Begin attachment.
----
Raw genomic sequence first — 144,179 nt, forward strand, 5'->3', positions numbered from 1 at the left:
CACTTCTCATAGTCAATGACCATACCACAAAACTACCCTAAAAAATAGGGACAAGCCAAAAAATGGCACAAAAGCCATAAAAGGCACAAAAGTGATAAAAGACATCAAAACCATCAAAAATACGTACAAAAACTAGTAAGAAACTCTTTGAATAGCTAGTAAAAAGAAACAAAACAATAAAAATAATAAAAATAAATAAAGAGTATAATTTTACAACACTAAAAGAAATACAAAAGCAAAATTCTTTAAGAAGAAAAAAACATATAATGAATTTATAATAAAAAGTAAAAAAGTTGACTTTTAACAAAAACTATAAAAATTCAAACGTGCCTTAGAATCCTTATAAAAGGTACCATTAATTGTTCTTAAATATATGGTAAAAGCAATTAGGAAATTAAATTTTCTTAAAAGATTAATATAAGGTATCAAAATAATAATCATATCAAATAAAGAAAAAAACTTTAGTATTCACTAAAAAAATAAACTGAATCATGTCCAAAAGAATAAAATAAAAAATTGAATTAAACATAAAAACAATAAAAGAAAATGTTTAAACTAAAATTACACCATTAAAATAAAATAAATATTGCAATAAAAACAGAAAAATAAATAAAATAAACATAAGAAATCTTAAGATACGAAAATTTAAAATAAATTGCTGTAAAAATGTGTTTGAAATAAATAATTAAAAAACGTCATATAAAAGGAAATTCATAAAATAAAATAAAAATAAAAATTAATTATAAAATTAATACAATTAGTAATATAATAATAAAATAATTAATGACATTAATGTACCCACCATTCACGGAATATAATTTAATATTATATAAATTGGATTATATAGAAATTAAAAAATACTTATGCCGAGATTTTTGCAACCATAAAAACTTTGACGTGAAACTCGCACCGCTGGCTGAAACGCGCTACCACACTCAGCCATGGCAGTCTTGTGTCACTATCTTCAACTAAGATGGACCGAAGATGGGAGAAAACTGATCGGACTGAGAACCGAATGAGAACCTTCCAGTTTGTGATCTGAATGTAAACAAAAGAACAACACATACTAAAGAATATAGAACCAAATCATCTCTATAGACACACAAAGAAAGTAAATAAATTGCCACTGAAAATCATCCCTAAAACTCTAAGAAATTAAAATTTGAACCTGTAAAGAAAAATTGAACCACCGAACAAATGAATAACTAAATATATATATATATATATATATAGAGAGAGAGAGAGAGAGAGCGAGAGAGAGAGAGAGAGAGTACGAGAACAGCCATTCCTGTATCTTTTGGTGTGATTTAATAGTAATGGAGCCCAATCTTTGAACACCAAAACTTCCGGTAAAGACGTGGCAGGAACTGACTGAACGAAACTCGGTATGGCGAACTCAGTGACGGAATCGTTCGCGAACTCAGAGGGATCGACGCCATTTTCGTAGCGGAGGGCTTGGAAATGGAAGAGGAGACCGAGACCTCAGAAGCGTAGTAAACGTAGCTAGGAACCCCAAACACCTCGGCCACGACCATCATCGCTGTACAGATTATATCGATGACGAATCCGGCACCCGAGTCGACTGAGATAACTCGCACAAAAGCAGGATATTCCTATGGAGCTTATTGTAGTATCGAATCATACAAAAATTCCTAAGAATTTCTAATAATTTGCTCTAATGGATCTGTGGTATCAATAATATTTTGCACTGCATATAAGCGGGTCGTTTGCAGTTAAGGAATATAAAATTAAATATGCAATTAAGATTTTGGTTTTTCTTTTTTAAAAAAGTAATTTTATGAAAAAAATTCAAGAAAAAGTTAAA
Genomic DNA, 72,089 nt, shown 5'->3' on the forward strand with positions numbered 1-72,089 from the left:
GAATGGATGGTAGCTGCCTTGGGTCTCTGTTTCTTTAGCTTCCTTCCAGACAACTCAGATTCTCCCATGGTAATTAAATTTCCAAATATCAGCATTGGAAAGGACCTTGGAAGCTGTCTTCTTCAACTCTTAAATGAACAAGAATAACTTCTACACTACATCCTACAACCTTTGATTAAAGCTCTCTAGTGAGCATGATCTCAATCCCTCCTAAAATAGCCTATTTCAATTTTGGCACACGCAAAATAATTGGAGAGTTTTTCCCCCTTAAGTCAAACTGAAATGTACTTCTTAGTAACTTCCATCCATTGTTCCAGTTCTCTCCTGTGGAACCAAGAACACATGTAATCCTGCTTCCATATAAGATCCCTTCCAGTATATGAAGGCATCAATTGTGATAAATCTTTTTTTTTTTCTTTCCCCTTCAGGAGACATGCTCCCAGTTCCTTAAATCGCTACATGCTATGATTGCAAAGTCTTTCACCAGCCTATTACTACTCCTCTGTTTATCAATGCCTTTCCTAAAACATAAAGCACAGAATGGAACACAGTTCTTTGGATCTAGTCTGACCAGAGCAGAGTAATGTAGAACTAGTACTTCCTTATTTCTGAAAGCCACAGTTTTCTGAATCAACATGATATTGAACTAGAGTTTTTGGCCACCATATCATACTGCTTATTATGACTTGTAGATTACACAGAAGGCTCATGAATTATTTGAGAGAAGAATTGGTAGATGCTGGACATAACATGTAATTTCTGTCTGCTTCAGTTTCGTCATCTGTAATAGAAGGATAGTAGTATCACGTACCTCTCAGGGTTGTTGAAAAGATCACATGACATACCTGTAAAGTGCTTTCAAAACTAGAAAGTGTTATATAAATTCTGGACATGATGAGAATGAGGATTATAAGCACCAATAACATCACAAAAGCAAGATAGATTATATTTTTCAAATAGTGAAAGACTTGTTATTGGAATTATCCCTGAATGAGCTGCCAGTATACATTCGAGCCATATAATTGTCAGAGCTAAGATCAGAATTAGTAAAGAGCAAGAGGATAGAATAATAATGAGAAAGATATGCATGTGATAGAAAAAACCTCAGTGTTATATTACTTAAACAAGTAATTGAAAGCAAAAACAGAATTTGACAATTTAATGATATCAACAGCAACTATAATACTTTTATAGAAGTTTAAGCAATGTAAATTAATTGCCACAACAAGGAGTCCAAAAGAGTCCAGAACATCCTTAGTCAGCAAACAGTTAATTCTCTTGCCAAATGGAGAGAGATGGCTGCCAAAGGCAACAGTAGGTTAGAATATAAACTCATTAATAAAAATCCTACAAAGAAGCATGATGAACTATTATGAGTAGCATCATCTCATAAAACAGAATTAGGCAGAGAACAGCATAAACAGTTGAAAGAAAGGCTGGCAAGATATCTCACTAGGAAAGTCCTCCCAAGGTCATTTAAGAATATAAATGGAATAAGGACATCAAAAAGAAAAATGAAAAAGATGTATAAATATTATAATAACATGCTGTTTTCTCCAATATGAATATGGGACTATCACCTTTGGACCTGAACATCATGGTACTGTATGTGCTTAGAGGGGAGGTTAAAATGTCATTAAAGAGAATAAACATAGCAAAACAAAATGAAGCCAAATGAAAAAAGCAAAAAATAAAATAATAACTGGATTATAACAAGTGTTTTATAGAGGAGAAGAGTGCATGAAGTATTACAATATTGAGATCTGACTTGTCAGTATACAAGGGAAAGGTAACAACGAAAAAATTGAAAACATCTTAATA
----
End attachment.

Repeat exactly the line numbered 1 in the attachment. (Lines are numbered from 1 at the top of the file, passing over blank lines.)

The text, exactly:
Raw genomic sequence first — 144,179 nt, forward strand, 5'->3', positions numbered from 1 at the left: